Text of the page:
Where in Canada's hottest housing markets are values still rising?

Despite overall softening of prices, there are 'hot pockets' in the Greater Vancouver and Greater Toronto areas that are getting pricier

Where in Canada's hottest housing markets are values still rising?
Steve Randall

Investors and other homeowners who have bought in Canada’s hottest housing markets may be nervously watching the stats.

With data showing an overall cooling of the housing market due to rising inflation, rates, and other factors, real estate creates winners and losers even within metros.

A new report from nationwide brokerage RE/MAX Canada looks at the Greater Vancouver Area (GVA) and Greater Toronto Area (GTA) markets to discover where detached house values are outperforming the wider market.


For the GTA, values in the second quarter of 2022 were down 10-15% from the previous quarter.

The Central and West End of the 416 held up relatively well in terms of average price according to an analysis of 60 Toronto Regional Real Estate Board data, but just 15% of the region’s markets posted quarter-over-quarter gains.

Those with homes in the Durham (-14.6%), York (-12.9%), Halton (-12.7%), Dufferin (-12%) and Peel (-11.2%) areas will likely have found some of the gains they have made in recent years have been erased by declining prices.

“Given that the core has traditionally been more resilient, bolstered by strong demand, a finite supply of homes available for sale, higher household incomes, and greater equity at the top end of the market, the results are not unexpected,” said Christopher Alexander, president of RE/MAX Canada. “The price softening was clearly more evident in suburban areas and the outer perimeters of the 416, most of which experienced strong upward momentum during the height of the pandemic as buyers sought to leave the city.”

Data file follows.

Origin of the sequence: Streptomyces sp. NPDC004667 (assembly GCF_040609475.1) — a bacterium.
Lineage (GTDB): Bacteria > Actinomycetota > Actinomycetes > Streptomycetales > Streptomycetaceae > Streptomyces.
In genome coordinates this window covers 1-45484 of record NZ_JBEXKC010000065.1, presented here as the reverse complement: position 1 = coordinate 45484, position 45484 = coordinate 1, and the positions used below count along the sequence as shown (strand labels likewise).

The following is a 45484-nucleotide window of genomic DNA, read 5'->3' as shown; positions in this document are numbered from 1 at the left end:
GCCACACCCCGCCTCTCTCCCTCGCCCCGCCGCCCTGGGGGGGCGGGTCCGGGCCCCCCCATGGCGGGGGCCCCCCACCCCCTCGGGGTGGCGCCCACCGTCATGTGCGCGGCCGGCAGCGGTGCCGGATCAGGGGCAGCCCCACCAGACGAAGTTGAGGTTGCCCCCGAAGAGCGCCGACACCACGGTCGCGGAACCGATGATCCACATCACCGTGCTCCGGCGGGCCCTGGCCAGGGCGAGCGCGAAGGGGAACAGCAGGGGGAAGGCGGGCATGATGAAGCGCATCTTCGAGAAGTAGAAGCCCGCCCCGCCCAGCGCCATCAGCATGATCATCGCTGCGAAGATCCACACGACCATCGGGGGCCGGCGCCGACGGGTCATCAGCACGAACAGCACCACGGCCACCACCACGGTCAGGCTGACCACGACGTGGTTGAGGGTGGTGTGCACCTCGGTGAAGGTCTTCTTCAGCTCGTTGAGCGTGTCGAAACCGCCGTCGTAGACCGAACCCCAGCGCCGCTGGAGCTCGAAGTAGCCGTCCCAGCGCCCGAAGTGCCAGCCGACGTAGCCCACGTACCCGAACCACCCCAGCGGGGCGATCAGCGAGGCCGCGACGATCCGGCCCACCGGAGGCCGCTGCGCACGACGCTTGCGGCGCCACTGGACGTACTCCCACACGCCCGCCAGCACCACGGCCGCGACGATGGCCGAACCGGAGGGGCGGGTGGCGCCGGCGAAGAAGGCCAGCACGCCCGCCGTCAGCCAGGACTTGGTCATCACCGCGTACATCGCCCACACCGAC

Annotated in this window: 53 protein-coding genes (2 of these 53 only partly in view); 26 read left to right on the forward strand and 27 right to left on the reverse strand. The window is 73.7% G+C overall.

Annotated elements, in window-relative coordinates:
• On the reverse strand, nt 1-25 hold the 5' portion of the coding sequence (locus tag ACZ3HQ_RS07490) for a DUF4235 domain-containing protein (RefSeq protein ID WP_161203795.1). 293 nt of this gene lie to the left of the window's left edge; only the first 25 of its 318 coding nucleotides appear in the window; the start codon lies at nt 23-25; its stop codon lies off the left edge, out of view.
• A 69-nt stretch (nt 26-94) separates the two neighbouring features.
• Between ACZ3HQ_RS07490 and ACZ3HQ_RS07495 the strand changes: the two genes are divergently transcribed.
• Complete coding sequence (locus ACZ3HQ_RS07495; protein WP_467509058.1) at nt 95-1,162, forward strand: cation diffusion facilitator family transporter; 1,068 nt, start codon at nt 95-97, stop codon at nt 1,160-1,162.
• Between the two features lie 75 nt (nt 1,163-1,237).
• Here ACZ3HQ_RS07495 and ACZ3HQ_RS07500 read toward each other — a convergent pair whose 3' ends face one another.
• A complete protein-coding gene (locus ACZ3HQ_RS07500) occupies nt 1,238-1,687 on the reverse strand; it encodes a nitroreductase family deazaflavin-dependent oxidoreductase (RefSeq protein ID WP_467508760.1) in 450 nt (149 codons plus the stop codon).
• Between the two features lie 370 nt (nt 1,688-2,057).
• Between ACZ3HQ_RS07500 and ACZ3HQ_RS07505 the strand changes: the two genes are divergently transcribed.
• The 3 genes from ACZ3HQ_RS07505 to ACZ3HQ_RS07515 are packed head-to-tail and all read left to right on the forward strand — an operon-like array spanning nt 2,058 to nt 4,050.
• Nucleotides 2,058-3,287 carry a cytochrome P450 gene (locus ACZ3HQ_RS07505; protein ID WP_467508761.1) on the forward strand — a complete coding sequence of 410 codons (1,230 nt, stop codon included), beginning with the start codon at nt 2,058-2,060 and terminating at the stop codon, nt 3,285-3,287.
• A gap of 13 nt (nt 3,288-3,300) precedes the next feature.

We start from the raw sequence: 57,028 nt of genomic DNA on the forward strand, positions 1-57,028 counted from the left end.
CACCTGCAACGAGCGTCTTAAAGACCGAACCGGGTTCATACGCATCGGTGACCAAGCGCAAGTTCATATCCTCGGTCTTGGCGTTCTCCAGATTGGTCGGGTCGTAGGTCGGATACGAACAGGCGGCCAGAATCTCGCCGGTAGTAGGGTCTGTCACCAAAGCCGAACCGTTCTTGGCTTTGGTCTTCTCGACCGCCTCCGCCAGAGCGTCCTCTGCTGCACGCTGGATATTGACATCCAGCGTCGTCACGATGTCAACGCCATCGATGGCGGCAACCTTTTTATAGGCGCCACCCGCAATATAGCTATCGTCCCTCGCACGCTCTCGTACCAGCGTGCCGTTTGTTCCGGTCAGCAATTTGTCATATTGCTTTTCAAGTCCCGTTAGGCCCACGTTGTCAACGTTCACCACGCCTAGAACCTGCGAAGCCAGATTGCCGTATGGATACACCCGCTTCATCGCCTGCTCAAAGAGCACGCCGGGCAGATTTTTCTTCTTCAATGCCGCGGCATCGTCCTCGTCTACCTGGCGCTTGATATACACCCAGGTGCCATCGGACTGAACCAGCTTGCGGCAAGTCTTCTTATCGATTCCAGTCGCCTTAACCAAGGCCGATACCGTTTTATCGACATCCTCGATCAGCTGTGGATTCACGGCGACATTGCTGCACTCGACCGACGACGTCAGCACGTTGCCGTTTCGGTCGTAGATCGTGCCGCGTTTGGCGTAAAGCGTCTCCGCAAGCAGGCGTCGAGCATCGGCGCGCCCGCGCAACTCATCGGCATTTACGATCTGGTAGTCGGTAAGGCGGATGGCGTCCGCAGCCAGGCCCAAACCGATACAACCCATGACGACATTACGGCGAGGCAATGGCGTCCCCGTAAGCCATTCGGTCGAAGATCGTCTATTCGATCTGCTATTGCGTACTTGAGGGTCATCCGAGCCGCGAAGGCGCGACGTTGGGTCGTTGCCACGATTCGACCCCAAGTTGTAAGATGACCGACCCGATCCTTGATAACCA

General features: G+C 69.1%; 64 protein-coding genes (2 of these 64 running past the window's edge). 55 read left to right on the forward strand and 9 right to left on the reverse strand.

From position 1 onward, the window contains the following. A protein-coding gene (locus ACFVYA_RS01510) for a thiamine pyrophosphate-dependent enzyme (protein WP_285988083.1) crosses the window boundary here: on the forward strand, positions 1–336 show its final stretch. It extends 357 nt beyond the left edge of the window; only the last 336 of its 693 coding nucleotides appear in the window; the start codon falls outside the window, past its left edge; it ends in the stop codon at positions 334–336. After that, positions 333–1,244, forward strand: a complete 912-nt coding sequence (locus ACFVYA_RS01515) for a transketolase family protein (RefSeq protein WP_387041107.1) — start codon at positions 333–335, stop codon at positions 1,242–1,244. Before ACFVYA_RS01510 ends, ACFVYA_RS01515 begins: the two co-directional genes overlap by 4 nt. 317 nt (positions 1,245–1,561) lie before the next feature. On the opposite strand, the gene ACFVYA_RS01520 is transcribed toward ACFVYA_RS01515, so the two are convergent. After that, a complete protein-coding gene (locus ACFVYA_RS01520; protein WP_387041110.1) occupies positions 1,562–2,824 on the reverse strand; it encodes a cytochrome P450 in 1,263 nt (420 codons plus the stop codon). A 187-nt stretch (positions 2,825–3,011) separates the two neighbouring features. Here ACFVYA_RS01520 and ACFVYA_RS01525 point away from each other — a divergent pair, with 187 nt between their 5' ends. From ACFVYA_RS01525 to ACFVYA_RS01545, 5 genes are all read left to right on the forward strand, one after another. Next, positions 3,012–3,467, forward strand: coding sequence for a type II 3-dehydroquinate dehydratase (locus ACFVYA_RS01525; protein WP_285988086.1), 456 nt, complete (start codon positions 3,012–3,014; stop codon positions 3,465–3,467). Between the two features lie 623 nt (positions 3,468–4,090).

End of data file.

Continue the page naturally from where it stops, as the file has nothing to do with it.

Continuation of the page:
Meanwhile, in the GVA, the 2022 RE/MAX Hot Pocket Communities Report is based on an analysis of 16 regions within the Real Estate Board of Greater Vancouver and six areas in the Fraser Valley Real Estate Board.

It found that the hottest markets were those in the core areas of Vancouver West and West Vancouver/Howe Sound.

In these markets, preliminary estimates of Q2 median values suggest increases of 2.4% Vancouver West and just over 8% for West Vancouver/Howe Sound.

Those owners in Squamish and Sunshine Coast avoided losing out, with values flat in these markets.

But for those with homes in 75% of the region, values decreased, mostly by less than 10%.

The outlier was Whistler/Pemberton, which fell by just over 16%.

Easing but no sky-fall

Despite the declines seen even in these traditionally red-hot housing markets, tight inventory is clashing with demand that remains even amid higher rates, which should avoid devastating market crashes.

“While we have seen some easing in prices, the sky is nowhere near falling,” explains Elton Ash, executive vice president, RE/MAX Canada. “In fact, there is relative stability in terms of market conditions, so buyers shouldn’t expect big bargains. Sales-to-active listings remain squarely in balanced territory overall and even tight in some areas. In Vancouver, for example, supply was lower this June than last in 50% of markets and sales are down accordingly. This trend will likely keep prices fairly stable moving forward.”